Scott took the chainsaw out there and cut a path between the rows. Well, he did most of the rows. There are still a few rows to go. But it was enough for me to get in there with a couple of buckets. I think I got enough for a batch of jelly. And now that the path is clear, I will be able to get more. There are still lots of red ones out there that will be ripening over the next couple of weeks. I think by mid-August they will have played out.
We will still need to get in there and clean it up. As I said, the old canes need to be removed. The ones that grew into the middle of the paths need to be cut all the way to the ground. Hopefully, we will keep those trimmed back from now on. Another issue that arose was the encroachment of wild blackberries. Wild blackberries have wicked thorns. Well some domestic ones do too. But we planted thornless blackberries. Now there are a bunch of wild blackberries mixed in with our thornless varieties. They are easy to spot. They will rip your clothes off. As I said, wicked thorns. Some of them are pretty big too.
In general, blackberries grow really well in our area. We use the goats to keep them under control in the pastures, but we can’t use the goats in the orchard. Goats won’t care whether they have thorns or not. They will simply eat them all.
So long story short, I was able to harvest some blackberries. Folks at the farmer’s market have been asking for jam and I’m going to make some tomorrow. It’s quite the task. As I mentioned earlier, I can’t stand seeds in my blackberry jam. Fortunately, I’ve come up with a system for getting those seeds out that is not onerous. I used to watch my mom using a food mill. Back in the day, it was all done by hand. Today, we have tools that make that task much easier.
I have a food mill attachment for my Kitchen Aid mixer. It is quite simple to use. Hook it up. Turn it on. Put the blackberries in the hopper and the fruit and pulp are separated from the seeds. I use it for tomatoes also. There is quite a bit of cleanup afterwards, but for me it is still worth the effort. The end product is out of this world. I love blackberry jam.
I have a stainless-steel pot made specifically for making jams and jellies. The bottom is weighted. It has pint increments embossed on the side. There is even a pour spout in one edge. I usually dip, but it is nice to have the pour spout there when I want it. The biggest advantage of this particular pot is the shape. It is perhaps eight or nine inches in diameter at the bottom and maybe 12 or so inches at the top. What that does is provide a greater surface area for evaporation. And this is important to me as I like to make my jams without added pectin. Instead of jelling after a couple of minutes at a boil when using pectin from a box, it takes 30 minutes or so to reach the proper temperature for jelling without it. Again, the extra time is worth it to me.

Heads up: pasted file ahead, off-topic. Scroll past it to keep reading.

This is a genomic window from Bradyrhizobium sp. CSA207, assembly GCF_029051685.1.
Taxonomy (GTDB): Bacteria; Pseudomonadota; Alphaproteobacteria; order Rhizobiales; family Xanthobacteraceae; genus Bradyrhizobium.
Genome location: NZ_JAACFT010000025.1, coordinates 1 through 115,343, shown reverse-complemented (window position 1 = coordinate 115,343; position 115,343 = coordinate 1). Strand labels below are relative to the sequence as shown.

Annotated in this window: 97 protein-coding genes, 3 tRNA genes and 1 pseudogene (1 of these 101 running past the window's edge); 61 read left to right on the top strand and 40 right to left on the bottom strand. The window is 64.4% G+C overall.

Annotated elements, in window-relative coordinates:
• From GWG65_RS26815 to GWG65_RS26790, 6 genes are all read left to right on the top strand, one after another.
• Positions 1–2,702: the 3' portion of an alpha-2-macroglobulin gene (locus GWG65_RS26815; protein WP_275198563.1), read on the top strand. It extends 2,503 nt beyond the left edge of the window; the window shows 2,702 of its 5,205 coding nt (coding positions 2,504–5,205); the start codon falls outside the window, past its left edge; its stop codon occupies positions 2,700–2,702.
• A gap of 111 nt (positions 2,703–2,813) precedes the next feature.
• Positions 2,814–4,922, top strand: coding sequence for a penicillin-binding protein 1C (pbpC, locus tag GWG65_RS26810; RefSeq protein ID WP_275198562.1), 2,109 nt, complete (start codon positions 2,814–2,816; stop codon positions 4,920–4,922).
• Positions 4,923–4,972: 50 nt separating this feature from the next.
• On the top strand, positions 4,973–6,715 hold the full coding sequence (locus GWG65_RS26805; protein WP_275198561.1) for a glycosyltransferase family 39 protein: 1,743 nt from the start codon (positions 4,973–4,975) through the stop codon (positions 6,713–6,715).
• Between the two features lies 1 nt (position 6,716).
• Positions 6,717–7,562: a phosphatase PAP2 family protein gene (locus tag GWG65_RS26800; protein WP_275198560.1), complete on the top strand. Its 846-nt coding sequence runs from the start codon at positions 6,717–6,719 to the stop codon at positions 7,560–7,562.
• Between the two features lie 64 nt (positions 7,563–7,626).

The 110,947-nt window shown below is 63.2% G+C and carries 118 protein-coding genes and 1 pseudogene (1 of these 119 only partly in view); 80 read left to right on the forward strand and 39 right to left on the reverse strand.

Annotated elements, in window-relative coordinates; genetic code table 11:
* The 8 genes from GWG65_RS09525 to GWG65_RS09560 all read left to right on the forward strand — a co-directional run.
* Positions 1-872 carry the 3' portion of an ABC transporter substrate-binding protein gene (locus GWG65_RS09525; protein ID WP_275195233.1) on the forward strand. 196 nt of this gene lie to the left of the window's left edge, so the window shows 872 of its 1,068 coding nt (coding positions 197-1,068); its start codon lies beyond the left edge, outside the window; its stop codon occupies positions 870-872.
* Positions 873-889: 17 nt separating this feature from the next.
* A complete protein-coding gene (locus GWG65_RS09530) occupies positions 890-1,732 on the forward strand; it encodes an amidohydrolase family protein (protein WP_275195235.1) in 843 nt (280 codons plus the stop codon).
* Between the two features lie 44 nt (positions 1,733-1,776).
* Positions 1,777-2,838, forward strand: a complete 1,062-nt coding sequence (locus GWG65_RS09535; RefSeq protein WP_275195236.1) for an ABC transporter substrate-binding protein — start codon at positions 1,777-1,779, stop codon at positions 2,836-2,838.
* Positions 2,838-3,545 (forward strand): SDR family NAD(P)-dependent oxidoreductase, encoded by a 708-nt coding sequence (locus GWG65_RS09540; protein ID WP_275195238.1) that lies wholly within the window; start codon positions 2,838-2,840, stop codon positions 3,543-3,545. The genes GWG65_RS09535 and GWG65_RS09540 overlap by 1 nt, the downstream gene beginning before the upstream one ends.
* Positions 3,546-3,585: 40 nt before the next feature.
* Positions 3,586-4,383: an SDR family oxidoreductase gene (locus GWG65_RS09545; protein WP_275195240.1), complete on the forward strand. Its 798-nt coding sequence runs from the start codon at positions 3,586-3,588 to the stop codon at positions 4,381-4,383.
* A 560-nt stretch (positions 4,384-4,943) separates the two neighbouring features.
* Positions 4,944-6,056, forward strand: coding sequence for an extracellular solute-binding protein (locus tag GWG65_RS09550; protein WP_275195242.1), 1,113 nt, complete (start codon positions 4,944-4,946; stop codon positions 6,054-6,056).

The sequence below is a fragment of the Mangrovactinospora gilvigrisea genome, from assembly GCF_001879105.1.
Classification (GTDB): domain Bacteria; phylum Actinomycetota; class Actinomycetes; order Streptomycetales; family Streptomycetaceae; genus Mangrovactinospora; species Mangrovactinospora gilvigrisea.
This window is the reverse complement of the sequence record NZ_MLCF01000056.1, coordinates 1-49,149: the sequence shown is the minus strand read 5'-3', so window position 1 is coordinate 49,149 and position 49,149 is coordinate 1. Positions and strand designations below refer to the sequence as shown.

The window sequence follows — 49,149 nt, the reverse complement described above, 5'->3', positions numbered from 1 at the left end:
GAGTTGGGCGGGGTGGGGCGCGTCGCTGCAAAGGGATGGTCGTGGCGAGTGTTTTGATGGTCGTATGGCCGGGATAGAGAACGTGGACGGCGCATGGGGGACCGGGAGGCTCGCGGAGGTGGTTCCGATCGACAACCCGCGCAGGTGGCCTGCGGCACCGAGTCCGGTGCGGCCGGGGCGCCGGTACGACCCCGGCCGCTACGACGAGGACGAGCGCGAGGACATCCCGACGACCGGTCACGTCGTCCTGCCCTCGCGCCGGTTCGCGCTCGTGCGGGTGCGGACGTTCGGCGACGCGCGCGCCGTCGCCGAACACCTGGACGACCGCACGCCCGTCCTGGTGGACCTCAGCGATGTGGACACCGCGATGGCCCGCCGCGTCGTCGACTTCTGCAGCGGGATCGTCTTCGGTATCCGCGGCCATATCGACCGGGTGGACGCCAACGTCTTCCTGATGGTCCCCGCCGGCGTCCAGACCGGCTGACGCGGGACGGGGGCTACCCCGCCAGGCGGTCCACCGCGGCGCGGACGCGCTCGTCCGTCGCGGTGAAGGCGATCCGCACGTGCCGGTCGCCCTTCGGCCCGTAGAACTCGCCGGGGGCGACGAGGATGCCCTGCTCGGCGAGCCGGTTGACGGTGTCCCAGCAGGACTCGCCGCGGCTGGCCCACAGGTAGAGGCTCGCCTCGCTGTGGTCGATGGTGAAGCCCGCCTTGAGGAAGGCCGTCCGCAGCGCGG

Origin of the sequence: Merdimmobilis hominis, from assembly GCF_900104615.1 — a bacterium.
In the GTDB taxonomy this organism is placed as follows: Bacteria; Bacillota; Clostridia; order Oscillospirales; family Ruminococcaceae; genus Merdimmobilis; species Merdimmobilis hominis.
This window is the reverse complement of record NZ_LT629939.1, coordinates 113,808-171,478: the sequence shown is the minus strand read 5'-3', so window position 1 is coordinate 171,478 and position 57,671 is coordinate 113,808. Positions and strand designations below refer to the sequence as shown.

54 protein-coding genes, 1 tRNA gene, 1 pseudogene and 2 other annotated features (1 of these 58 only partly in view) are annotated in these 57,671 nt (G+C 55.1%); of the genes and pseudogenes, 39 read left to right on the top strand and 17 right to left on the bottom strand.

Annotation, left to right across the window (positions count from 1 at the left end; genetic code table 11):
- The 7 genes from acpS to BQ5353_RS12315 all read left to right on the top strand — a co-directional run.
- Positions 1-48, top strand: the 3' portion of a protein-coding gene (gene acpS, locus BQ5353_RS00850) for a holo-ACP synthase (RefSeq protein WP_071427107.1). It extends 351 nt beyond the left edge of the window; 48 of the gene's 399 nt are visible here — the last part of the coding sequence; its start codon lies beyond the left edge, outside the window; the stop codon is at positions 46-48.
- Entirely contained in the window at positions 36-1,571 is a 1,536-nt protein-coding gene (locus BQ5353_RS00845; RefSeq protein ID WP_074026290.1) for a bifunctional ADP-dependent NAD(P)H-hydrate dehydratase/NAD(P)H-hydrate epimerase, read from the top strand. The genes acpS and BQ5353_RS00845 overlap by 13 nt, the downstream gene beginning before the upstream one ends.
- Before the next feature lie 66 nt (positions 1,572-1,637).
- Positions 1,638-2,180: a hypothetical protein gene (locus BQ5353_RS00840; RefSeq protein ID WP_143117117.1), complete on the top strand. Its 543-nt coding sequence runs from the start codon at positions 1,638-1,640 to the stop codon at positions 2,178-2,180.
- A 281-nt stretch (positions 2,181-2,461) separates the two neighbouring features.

The ingredients are simple. Blackberries and sugar. I use the recipe in the Ball canning book. It takes nine cups of berries and six cups of sugar. Thirty minutes of cook time and it’s ready to go in the jar. Jams and jellies are sealed by using the water bath canning method. Basically, covering the jars with boiling water for 10 to 15 minutes. Perhaps 20 for our elevation. Whatever the recipe indicates is what I do.
Canning used to be a task that I put off as long as I could. It seemed quite complicated. Now, having done it many times over many years, it seems quite simple. It’s amazing how that happens. In the beginning, reading the recipe over and over to make sure I have everything just right. Now, more often than not, I only pull out the book to refresh my memory on how long it needs to boil.
What do you think? Would you like to learn how to can jams and jellies? Once the creamery is completed, the commercial kitchen will come next. How about a few classes in cooking and preserving food?
That’s it for today’s podcast. Life is full here and the craziness of the world seems far away. We are blessed with this life that we have built over the last 17 years. It feeds us physically, emotionally and spiritually. There is always purposeful activity and a sense of connection with our Lord in every moment. I know you all have that too. But for me, this environment makes it so much easier. God’s creation is always there at our fingertips.
I hope you enjoyed the trip around the homestead and through the blackberry brambles. And if you did, please hop over to Apple Podcasts, SUBSCRIBE and give me a 5-star rating and review. Also, please share it with any friends or family who might be interested in this type of content.
Thank you so much for stopping by the homestead and until next time, may God fill your life with grace and peace.